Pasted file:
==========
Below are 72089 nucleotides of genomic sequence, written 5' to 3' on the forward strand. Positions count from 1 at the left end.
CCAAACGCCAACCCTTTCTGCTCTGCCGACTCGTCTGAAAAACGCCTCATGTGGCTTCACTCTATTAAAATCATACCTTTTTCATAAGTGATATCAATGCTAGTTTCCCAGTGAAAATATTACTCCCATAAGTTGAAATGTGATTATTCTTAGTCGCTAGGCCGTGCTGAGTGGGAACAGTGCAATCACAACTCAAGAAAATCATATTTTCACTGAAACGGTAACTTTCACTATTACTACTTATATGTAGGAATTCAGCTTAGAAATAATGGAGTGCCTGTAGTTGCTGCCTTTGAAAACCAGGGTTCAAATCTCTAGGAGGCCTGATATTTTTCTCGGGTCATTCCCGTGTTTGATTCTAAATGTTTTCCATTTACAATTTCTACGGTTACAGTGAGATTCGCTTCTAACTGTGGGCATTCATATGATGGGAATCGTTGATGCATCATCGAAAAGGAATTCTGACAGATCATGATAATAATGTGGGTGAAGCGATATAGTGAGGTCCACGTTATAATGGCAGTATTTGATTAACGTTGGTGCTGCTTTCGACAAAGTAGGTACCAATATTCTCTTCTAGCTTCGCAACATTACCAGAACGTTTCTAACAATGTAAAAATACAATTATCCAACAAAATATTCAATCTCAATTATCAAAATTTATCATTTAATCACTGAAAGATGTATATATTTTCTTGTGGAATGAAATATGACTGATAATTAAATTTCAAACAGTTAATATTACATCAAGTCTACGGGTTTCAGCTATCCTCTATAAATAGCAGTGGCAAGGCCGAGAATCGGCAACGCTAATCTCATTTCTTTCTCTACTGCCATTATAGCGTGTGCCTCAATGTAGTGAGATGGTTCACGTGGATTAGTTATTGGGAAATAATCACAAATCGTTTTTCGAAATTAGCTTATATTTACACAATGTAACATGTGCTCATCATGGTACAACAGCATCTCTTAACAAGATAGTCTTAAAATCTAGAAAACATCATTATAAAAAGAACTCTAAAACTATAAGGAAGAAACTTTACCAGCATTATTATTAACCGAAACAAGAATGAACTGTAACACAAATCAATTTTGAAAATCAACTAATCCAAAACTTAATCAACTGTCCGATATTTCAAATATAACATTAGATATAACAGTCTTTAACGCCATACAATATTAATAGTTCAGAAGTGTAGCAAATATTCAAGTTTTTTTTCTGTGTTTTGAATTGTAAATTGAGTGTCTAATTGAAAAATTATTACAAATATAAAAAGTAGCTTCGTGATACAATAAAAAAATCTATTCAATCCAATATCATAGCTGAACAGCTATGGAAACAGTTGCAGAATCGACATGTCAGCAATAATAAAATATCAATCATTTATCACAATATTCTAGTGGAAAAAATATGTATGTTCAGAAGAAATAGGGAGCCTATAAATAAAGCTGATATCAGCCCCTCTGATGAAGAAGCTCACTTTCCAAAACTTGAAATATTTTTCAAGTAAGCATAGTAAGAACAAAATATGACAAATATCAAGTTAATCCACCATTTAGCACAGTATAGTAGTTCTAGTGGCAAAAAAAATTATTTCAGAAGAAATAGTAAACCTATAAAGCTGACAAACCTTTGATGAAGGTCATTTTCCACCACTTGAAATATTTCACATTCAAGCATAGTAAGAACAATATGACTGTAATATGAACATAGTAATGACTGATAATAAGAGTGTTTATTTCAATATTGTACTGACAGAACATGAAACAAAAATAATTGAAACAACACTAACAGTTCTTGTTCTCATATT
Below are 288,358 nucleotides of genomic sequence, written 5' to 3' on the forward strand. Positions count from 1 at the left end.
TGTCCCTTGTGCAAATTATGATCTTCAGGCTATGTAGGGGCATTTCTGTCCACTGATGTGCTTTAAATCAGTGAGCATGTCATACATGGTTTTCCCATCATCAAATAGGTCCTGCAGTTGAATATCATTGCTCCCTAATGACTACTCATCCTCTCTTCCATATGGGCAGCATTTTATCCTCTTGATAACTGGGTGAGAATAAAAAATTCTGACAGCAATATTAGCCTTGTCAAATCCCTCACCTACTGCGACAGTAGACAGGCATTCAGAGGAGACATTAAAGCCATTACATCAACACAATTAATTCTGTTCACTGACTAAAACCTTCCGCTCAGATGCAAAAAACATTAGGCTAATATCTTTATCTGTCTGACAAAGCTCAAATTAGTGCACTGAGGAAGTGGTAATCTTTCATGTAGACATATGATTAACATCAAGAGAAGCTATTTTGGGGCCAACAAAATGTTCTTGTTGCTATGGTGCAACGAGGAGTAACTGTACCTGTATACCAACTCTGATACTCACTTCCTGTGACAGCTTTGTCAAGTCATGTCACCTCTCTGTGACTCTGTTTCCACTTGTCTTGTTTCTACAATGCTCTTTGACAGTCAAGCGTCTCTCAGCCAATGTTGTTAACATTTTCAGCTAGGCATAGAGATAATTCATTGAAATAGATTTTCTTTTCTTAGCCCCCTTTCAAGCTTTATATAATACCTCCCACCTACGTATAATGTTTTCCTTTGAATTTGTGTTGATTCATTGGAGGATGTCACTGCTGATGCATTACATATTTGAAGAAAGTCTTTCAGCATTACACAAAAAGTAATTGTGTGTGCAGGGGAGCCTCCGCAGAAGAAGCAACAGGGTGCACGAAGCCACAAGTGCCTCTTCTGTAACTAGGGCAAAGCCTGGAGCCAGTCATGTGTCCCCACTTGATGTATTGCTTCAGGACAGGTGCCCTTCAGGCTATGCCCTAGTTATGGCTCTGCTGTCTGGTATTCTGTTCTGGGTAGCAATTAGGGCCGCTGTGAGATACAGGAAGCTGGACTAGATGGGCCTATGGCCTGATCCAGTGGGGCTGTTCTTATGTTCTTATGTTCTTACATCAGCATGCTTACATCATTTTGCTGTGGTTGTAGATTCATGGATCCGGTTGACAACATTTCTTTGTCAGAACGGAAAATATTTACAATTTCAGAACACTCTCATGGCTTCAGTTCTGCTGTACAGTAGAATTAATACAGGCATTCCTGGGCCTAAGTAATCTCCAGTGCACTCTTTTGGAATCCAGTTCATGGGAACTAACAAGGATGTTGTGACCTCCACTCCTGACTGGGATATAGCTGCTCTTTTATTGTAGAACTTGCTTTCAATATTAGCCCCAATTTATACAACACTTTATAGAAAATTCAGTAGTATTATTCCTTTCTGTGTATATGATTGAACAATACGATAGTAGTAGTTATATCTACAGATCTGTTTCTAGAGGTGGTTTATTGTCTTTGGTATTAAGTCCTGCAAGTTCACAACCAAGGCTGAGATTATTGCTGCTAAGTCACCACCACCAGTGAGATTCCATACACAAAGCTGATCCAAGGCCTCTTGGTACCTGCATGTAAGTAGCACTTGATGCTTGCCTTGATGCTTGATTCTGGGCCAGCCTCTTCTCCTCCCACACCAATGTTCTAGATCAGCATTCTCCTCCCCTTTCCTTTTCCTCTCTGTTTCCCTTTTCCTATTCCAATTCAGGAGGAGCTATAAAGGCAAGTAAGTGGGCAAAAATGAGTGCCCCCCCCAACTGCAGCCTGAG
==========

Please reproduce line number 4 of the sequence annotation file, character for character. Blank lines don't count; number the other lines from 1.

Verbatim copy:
TGTCCCTTGTGCAAATTATGATCTTCAGGCTATGTAGGGGCATTTCTGTCCACTGATGTGCTTTAAATCAGTGAGCATGTCATACATGGTTTTCCCATCATCAAATAGGTCCTGCAGTTGAATATCATTGCTCCCTAATGACTACTCATCCTCTCTTCCATATGGGCAGCATTTTATCCTCTTGATAACTGGGTGAGAATAAAAAATTCTGACAGCAATATTAGCCTTGTCAAATCCCTCACCTACTGCGACAGTAGACAGGCATTCAGAGGAGACATTAAAGCCATTACATCAACACAATTAATTCTGTTCACTGACTAAAACCTTCCGCTCAGATGCAAAAAACATTAGGCTAATATCTTTATCTGTCTGACAAAGCTCAAATTAGTGCACTGAGGAAGTGGTAATCTTTCATGTAGACATATGATTAACATCAAGAGAAGCTATTTTGGGGCCAACAAAATGTTCTTGTTGCTATGGTGCAACGAGGAGTAACTGTACCTGTATACCAACTCTGATACTCACTTCCTGTGACAGCTTTGTCAAGTCATGTCACCTCTCTGTGACTCTGTTTCCACTTGTCTTGTTTCTACAATGCTCTTTGACAGTCAAGCGTCTCTCAGCCAATGTTGTTAACATTTTCAGCTAGGCATAGAGATAATTCATTGAAATAGATTTTCTTTTCTTAGCCCCCTTTCAAGCTTTATATAATACCTCCCACCTACGTATAATGTTTTCCTTTGAATTTGTGTTGATTCATTGGAGGATGTCACTGCTGATGCATTACATATTTGAAGAAAGTCTTTCAGCATTACACAAAAAGTAATTGTGTGTGCAGGGGAGCCTCCGCAGAAGAAGCAACAGGGTGCACGAAGCCACAAGTGCCTCTTCTGTAACTAGGGCAAAGCCTGGAGCCAGTCATGTGTCCCCACTTGATGTATTGCTTCAGGACAGGTGCCCTTCAGGCTATGCCCTAGTTATGGCTCTGCTGTCTGGTATTCTGTTCTGGGTAGCAATTAGGGCCGCTGTGAGATACAGGAAGCTGGACTAGATGGGCCTATGGCCTGATCCAGTGGGGCTGTTCTTATGTTCTTATGTTCTTACATCAGCATGCTTACATCATTTTGCTGTGGTTGTAGATTCATGGATCCGGTTGACAACATTTCTTTGTCAGAACGGAAAATATTTACAATTTCAGAACACTCTCATGGCTTCAGTTCTGCTGTACAGTAGAATTAATACAGGCATTCCTGGGCCTAAGTAATCTCCAGTGCACTCTTTTGGAATCCAGTTCATGGGAACTAACAAGGATGTTGTGACCTCCACTCCTGACTGGGATATAGCTGCTCTTTTATTGTAGAACTTGCTTTCAATATTAGCCCCAATTTATACAACACTTTATAGAAAATTCAGTAGTATTATTCCTTTCTGTGTATATGATTGAACAATACGATAGTAGTAGTTATATCTACAGATCTGTTTCTAGAGGTGGTTTATTGTCTTTGGTATTAAGTCCTGCAAGTTCACAACCAAGGCTGAGATTATTGCTGCTAAGTCACCACCACCAGTGAGATTCCATACACAAAGCTGATCCAAGGCCTCTTGGTACCTGCATGTAAGTAGCACTTGATGCTTGCCTTGATGCTTGATTCTGGGCCAGCCTCTTCTCCTCCCACACCAATGTTCTAGATCAGCATTCTCCTCCCCTTTCCTTTTCCTCTCTGTTTCCCTTTTCCTATTCCAATTCAGGAGGAGCTATAAAGGCAAGTAAGTGGGCAAAAATGAGTGCCCCCCCCAACTGCAGCCTGAG